Although all the process of recording an audio or MIDI performance can be done in any mode, the Recorder provides a synoptic view of most parameters and actions related to capturing this performance, hence giving more confidence in the final result.
The Recorder is another view on settings, parameters, and actions that can be set or called in other modes. Any change done in the Recorder is instantly reflected in e.g. the Editor, and vice versa.
The Recorder, being a mode, sports the same main menu, status bar, and toolbar as the Editor and Mixer. It adds a secondary toolbar, a simplified session view, reminiscent of the Editor, and a global input panel.
The Secondary Toolbar
The subsections below describe the secondary toolbar from left to right.
Last Take Manager
This manager displays information about the last (or current) take :
- A duration display, that shows the duration of the last (or current) recording. It is always displayed as hours:minutes:seconds:tenths, regardless of the Transport clocks display settings.
- An x-run counter, an x-run being a buffer under(or over)flow. Each time such an x-run occurs, an artifact is recording, that can be audible or not, but is a red flag for the recording quality.
- A Discard Last Take button, that deletes the last finished recording(s), effectively removing the audio file(s) from the hard drive, hence destructive.
This last button cannot be used while recording, the transport must be stopped. It also has no concept of history, and repeatedly clicking it wont discard previous takes from last to first, in order to prevent destroying good takes. Lastly, it does not reset the playhead position, as the Transport > Stop and Forget Capture menu would.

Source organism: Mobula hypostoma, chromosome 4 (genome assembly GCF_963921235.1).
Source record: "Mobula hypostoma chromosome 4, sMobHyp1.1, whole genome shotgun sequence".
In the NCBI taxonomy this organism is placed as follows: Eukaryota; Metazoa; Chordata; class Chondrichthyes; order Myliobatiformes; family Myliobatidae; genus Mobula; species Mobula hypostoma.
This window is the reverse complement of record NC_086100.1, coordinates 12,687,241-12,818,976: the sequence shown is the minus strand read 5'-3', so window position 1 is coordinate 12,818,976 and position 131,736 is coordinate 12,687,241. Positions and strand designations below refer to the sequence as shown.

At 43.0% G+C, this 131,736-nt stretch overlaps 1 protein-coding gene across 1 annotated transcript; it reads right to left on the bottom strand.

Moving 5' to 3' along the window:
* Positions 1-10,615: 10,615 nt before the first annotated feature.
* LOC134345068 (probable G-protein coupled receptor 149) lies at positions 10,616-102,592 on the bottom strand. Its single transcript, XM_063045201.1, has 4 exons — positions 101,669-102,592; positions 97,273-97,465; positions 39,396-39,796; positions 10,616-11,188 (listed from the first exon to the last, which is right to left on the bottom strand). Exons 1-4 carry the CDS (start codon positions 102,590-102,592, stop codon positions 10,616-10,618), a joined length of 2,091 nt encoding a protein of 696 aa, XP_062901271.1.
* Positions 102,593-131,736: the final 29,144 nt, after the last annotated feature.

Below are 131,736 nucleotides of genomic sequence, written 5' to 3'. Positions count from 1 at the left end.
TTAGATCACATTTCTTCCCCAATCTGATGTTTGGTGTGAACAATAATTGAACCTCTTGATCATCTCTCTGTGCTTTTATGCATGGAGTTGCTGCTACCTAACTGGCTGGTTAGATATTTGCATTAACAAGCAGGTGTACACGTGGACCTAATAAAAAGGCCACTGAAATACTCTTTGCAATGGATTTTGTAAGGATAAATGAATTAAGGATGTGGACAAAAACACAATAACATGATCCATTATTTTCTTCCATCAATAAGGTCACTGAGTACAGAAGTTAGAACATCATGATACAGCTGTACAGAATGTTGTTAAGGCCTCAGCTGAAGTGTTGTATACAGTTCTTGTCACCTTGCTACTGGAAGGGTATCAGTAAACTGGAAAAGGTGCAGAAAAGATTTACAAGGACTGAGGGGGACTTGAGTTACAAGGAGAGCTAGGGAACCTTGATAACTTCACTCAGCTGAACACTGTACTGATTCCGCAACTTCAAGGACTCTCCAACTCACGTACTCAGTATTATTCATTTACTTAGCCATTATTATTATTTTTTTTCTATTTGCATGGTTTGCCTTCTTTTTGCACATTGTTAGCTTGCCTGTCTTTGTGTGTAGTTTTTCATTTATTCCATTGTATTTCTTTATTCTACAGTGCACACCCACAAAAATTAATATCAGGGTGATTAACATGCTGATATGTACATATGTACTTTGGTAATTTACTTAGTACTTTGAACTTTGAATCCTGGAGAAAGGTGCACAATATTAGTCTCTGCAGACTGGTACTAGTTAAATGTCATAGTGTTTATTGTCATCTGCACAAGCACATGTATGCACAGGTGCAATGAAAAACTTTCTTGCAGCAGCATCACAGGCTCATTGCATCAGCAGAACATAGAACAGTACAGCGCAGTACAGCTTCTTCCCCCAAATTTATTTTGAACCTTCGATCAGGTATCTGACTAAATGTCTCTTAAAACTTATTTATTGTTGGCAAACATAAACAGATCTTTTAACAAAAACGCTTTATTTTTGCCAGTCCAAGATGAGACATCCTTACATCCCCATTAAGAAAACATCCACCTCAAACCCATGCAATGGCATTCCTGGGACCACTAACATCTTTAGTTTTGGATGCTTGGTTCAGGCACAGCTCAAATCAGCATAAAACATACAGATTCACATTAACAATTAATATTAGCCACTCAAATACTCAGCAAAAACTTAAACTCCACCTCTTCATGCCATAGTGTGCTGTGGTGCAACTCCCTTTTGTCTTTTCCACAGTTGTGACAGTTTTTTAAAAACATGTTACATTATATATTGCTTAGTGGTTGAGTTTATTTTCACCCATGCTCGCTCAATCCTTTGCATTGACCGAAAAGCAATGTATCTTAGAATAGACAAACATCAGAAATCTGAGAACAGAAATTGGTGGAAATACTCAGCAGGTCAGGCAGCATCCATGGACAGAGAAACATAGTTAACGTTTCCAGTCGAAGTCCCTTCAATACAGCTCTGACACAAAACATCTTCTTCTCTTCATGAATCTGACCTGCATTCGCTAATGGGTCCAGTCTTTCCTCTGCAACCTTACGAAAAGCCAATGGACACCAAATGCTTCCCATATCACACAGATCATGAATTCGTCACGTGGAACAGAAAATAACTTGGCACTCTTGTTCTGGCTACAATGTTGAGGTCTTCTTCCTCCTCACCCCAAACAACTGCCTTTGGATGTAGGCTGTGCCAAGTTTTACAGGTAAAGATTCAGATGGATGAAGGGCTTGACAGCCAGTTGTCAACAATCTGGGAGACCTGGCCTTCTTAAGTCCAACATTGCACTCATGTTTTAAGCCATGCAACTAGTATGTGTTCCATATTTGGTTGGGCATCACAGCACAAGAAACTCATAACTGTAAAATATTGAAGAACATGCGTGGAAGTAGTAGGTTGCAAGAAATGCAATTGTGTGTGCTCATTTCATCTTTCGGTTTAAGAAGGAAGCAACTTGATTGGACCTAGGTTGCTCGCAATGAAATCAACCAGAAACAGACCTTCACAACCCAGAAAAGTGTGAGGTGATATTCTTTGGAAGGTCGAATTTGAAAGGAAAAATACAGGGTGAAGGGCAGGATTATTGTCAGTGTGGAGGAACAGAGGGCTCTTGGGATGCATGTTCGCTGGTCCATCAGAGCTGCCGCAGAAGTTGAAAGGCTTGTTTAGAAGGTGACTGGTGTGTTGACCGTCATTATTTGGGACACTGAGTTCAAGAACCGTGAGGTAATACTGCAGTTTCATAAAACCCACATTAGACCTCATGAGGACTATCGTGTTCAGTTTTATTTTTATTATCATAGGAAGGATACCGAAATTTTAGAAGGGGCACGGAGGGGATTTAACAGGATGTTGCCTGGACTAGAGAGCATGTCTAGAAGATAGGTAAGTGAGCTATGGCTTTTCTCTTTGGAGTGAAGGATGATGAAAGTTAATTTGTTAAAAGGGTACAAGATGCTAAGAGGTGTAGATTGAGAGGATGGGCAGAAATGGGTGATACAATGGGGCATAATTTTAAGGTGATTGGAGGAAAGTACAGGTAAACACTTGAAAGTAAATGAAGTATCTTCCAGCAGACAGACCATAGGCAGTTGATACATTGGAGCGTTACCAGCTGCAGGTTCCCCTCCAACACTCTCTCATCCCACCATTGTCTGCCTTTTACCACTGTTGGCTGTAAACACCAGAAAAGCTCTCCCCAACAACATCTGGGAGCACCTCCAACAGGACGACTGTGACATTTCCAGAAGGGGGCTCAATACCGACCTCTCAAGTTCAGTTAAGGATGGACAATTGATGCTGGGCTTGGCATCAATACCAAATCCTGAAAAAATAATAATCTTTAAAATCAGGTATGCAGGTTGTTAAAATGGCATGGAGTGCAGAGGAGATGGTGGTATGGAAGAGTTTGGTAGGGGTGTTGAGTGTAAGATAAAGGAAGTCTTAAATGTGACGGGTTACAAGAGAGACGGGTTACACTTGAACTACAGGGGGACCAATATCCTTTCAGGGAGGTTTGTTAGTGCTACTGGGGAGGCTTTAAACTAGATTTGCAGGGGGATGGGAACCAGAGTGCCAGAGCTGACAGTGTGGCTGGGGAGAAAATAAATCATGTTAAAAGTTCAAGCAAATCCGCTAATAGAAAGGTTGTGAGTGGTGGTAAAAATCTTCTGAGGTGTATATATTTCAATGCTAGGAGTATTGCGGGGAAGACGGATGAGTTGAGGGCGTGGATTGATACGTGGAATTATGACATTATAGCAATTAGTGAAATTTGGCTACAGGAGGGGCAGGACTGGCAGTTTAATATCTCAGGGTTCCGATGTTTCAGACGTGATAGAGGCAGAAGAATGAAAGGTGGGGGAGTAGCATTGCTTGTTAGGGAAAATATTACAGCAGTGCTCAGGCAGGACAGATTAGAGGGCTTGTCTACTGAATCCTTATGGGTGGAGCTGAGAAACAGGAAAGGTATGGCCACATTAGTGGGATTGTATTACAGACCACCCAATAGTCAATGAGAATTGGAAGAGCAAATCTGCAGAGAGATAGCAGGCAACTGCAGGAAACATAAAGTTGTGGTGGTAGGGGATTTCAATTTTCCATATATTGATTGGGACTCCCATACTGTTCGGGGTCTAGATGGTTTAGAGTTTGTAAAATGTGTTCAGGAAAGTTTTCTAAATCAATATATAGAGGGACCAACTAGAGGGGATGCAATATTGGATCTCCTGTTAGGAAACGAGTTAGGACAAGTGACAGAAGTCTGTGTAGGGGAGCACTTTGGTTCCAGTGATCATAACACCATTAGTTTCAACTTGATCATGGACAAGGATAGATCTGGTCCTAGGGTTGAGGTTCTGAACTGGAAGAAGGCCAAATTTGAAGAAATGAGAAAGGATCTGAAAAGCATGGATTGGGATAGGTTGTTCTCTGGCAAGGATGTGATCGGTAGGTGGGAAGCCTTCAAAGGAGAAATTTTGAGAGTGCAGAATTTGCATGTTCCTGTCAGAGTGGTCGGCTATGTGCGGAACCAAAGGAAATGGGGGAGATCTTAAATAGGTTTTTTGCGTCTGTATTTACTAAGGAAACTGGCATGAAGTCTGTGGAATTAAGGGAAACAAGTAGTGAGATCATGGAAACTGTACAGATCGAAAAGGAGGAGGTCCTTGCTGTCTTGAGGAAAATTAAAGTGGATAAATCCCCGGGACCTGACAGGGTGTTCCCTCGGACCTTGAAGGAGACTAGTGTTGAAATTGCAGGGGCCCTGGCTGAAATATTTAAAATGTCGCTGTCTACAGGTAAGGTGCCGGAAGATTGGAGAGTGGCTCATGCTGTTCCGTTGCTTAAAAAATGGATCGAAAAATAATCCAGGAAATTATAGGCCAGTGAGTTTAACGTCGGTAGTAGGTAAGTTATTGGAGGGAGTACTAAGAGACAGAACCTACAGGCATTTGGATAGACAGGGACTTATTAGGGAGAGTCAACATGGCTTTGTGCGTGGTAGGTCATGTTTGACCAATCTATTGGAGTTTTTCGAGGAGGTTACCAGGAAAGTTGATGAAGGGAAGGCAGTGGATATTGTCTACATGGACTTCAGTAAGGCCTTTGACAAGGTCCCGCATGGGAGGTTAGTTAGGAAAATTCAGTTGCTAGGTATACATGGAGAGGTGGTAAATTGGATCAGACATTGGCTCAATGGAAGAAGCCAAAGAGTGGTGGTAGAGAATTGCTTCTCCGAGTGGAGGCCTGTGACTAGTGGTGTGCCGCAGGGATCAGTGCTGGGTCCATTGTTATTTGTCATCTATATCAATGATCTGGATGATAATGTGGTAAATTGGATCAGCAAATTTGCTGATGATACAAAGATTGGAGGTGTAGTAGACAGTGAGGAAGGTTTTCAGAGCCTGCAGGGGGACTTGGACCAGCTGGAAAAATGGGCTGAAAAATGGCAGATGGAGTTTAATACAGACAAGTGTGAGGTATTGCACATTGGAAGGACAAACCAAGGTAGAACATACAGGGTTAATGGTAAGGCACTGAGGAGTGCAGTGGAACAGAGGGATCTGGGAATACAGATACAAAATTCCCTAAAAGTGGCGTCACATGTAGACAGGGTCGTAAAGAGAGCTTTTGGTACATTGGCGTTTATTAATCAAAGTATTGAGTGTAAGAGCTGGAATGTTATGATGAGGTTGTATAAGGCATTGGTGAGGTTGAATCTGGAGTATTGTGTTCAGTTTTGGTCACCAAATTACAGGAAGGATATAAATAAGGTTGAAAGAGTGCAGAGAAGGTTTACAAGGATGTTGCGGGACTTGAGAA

Like the Monitor Options below, these buttons apply to all the tracks at once.
It is a convenient shortcut to arm (All)/disarm (None) all the tracks for recording.
These buttons allow switching the monitoring mode globally, for all the tracks at once. The monitoring mode allows to decide what the user wants to be listening to, between:
- All In: all the tracks play what is on their Inputs,
- All Disk: all the tracks play the actual content of the playlist on Disk,
- or both: also called "cue monitoring" if both buttons are engaged, a combination of the two modes above, where all the tracks play existing data from disk while also listening to the input signal. This is particularly useful for MIDI tracks, where one can hear a performance/new material while listening to the playback of existing material in the track.
The Auto Input switch allows Ardour to auto-select what is played, which is:
- When not playing: all tracks are on In (to listen to any connected source)
- When playing, all tracks are on Disk (to play whatever was recorded on those tracks)
- When recording, on rec-enabled tracks: In and on non rec-enabled ones: Disk
'New Playlist' buttons
The two buttons create new, "blank", playlists to record on:
- New Playlist for All Tracks creates a new playlist for each visible track, while
- New Playlist for Rec-Armed uses the ● recording status of each track to generate new playlists.
Creating new playlists is both cheap in terms of CPU and memory, and easy to revert by changing the track's playlist back to its previous one. Playlists on different tracks can also share the same name, allowing for a better workflow when recording: Ardour suggests Take.#n as the name for each playlist, so that they stay somewhat correlated.
Disk space and Reset Peaks
- Disk space shows how many time or recoding is available on the current hard drive (i.e. the hard drive where the session is located), by accounting the bit depth, sampling rate, and number of armed tracks. The result is either an duration, or >24h if it exceeds 24 hours.
- Reset Peak Hold clears the memory of the highest recording level in the meters located in the bottom input panel, and displayed with a green line.